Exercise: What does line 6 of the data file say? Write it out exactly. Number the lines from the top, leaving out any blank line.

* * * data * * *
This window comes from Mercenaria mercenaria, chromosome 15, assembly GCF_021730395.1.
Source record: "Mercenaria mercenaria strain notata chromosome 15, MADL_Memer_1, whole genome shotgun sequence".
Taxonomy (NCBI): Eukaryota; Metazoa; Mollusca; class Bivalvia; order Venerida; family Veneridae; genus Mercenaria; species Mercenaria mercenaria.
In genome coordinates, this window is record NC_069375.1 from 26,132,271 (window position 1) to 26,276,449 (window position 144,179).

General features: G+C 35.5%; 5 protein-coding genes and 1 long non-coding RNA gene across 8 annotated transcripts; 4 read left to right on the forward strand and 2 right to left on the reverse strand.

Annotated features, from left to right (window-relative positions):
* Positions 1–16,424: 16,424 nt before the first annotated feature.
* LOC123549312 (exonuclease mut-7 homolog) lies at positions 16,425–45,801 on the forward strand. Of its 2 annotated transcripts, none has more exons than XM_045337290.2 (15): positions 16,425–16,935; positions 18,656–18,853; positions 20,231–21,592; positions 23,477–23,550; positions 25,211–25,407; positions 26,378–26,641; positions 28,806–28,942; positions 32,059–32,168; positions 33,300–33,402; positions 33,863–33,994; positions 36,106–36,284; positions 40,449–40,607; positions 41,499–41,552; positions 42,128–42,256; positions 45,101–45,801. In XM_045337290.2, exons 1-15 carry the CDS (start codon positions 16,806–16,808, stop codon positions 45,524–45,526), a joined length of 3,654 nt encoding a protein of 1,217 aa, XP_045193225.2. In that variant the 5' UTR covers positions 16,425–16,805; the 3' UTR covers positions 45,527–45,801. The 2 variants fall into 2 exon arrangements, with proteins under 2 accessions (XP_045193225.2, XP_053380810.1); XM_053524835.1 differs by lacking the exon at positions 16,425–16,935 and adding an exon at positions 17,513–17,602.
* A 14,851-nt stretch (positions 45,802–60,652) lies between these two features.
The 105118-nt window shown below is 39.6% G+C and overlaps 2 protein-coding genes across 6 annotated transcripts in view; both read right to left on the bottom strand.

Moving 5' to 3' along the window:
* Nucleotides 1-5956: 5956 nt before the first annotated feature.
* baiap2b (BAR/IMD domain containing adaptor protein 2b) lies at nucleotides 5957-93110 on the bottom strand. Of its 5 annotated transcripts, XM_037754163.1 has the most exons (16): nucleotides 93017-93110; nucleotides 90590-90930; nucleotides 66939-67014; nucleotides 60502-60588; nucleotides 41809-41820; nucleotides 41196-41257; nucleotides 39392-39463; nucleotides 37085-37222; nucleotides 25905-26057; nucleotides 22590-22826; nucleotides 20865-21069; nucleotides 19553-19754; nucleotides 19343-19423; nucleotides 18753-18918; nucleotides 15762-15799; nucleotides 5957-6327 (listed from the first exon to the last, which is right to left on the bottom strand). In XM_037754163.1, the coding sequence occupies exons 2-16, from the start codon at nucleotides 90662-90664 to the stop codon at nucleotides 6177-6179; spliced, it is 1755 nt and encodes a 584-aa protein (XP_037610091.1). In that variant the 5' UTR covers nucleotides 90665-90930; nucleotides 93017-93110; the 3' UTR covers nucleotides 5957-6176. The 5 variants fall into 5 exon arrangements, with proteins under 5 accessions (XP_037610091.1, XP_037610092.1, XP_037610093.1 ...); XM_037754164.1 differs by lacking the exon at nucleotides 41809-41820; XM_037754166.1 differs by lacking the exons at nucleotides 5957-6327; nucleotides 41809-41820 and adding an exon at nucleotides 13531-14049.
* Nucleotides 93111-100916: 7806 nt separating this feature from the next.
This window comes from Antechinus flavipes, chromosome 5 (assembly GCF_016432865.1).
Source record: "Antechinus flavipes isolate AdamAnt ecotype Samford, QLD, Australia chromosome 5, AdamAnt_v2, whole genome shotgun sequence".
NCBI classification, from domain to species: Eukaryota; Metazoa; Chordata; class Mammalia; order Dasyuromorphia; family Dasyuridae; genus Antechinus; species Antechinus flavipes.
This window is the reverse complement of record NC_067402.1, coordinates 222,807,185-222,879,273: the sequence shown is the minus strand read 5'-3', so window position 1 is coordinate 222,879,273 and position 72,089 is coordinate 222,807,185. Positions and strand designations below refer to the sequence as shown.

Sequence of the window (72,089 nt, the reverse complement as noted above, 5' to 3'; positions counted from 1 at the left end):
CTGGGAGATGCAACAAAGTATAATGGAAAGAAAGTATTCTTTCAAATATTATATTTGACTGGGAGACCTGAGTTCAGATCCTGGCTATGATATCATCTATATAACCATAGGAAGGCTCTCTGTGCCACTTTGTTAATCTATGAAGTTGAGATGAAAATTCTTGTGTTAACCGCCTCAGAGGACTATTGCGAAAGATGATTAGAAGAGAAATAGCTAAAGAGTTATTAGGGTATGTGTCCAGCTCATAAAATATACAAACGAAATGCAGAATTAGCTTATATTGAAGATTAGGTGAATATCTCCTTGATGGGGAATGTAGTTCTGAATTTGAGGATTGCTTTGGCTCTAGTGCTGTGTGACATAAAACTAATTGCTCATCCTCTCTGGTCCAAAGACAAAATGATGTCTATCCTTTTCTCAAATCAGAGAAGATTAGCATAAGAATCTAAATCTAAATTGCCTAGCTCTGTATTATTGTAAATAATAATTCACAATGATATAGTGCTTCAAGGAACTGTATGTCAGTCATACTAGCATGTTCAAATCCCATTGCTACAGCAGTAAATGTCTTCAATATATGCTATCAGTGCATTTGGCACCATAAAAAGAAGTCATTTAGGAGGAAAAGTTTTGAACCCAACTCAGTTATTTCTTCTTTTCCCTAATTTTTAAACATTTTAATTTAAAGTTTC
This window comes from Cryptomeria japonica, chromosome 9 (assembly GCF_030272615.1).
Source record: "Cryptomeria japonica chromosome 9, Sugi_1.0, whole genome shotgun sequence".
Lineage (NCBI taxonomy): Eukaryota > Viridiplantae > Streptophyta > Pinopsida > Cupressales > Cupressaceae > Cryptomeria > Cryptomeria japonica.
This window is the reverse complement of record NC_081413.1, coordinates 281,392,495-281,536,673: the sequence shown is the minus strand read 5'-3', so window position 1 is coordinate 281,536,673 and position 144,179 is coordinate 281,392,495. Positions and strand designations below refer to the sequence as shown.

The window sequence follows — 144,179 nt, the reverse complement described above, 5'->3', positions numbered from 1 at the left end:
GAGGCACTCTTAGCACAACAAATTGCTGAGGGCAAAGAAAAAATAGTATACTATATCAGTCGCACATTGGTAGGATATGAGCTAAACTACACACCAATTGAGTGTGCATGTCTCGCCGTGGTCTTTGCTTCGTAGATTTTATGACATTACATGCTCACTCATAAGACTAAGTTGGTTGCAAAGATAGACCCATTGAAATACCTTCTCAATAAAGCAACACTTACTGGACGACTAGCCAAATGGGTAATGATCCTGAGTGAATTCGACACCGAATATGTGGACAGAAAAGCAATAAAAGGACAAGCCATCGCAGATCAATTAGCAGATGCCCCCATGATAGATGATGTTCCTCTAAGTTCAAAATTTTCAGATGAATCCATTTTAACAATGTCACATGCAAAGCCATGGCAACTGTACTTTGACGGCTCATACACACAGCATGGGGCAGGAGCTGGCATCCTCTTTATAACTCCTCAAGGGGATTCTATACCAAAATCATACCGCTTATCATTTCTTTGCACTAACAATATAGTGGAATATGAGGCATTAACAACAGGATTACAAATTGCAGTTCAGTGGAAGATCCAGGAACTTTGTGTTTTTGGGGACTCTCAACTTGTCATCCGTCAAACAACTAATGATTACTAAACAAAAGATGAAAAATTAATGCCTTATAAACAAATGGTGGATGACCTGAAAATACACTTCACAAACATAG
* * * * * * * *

Annotated features, from left to right (window-relative positions):